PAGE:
... The fasteners would rust before the material failed. 

I hadn't even though of that! the fasteners would need to be long lasting too.

Oh, I just got an email back from a company that produces it, they said that painting it is very tricky and not recommended - because the product is graffiti proof.

So that's a no for recycled plastic wood then  :-\

Thank you for your help!

Volpone

Hadn't thought of the paint.  

This is the stuff I've used to patch a couple spots of rotted plywood on my TARDIS:  https://www.jameshardie.com/products/hardiebacker-cement-board

This is the siding: https://www.jameshardie.com/products/hardieplank-lap-siding

The siding, I think, would be too thin to be useful on a TARDIS.  And the backer board would be too difficult to work with for the cornerposts, etc.  And then there's the roof...  

Actually, back when I was building mine, I briefly explored some kind of shower stall floor for a weatherproof roof, but I never found one that met my needs.  
"My dear Litefoot, I've got a lantern and a pair of waders, and possibly the most fearsome piece of hand artillery in all England. What could possibly go wrong?"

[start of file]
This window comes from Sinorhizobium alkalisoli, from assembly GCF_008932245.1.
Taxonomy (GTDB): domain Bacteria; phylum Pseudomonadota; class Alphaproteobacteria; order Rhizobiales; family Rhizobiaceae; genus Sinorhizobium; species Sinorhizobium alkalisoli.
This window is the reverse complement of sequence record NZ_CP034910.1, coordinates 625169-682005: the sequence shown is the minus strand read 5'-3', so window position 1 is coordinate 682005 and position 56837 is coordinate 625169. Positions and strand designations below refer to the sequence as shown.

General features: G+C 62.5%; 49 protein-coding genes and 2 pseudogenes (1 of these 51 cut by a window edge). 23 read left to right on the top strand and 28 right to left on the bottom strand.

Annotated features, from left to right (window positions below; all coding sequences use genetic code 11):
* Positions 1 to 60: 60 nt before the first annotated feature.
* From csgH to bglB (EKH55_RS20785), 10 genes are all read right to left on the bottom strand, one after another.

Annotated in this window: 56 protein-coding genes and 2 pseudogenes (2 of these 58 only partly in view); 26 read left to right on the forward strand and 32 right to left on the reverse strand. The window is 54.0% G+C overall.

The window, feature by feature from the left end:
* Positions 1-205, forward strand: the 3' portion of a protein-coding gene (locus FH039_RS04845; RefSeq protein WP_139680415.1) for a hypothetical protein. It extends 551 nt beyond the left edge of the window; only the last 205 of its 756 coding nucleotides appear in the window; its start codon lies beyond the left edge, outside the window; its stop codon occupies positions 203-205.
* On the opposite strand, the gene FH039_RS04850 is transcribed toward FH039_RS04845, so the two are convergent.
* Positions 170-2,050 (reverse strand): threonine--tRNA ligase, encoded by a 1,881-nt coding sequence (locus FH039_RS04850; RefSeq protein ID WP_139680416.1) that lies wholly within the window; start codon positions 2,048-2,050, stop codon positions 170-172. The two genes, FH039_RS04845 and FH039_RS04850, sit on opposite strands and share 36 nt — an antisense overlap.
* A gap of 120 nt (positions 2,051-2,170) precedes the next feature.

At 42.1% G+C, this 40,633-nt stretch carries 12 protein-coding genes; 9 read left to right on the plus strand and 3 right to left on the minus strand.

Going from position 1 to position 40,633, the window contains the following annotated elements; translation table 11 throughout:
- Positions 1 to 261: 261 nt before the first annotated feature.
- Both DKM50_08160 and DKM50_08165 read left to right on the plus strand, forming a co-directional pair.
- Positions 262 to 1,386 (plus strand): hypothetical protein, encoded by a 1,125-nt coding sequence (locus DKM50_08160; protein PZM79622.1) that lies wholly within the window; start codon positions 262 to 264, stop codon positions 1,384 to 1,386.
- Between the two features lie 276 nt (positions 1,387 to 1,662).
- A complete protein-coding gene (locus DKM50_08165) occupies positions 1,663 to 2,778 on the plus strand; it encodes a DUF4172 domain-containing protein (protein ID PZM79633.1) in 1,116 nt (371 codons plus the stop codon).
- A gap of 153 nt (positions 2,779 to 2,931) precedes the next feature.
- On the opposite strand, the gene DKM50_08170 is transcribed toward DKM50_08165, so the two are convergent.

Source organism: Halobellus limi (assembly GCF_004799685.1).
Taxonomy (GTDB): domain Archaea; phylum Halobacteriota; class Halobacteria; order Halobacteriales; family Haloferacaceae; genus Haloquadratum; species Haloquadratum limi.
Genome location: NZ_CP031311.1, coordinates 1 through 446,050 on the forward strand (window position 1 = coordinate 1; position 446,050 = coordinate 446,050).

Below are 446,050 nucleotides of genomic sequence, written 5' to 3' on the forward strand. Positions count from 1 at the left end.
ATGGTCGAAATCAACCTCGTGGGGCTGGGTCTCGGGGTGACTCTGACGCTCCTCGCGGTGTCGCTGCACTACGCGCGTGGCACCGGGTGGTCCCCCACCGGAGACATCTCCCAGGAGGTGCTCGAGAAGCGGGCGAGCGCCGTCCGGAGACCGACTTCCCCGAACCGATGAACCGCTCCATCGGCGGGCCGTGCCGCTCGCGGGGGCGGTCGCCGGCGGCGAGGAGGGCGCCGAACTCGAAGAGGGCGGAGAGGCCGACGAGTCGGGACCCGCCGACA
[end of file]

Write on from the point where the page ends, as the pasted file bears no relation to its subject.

-The Doctor.

kutan66

Have you heard of Tricoya MDF?     Its described as an 'extreme' exterior grade MDF, guaranteed for 50 years!

Volpone

That is intriguing!  Looks like it is still fairly new in the US.  Be interesting to see how it prices out.
"My dear Litefoot, I've got a lantern and a pair of waders, and possibly the most fearsome piece of hand artillery in all England. What could possibly go wrong?"
-The Doctor.

TG

Thanks kutan66, this Tricoya Extreme looks really interesting! Waterproof, suitable for outdoor use and as you say, a 50 year guarantee! It is v.expensive though (about 8 to 10 times the cost of MDF !!).

They describe it as "incredibly dimensionally stable" which sounds brilliant (presuming it doesn't prevent it being dimensionally transcendental  :-\)

Now all I need is a few sheets of this...and mverta's CNC file... ;)

Osric

Here in the northeastern US, a lot of folks are using Azek PVC materials as trim on houses:
https://azekexteriors.com/

It's about 2x the price of pine per linear foot and a little less than cedar. It's easy to paint and readily available at home improvement stores, so it's becoming common outside of historic districts. I think it could be great to make a weatherproof box!

Volpone

Apr 22, 2019, 02:36 pm #9 Last Edit: Apr 22, 2019, 02:37 pm by Volpone
Also interesting.  Of course I can't push my brain past 1990s technology vinyl siding, so I'd have to see it to get sold on it.  But then again I wasn't particularly thrilled with the idea of Hardiplank until I had to use it on a project and now I think it's pretty nifty (apart from destroying your sawblade and requiring special nails).
"My dear Litefoot, I've got a lantern and a pair of waders, and possibly the most fearsome piece of hand artillery in all England. What could possibly go wrong?"
-The Doctor.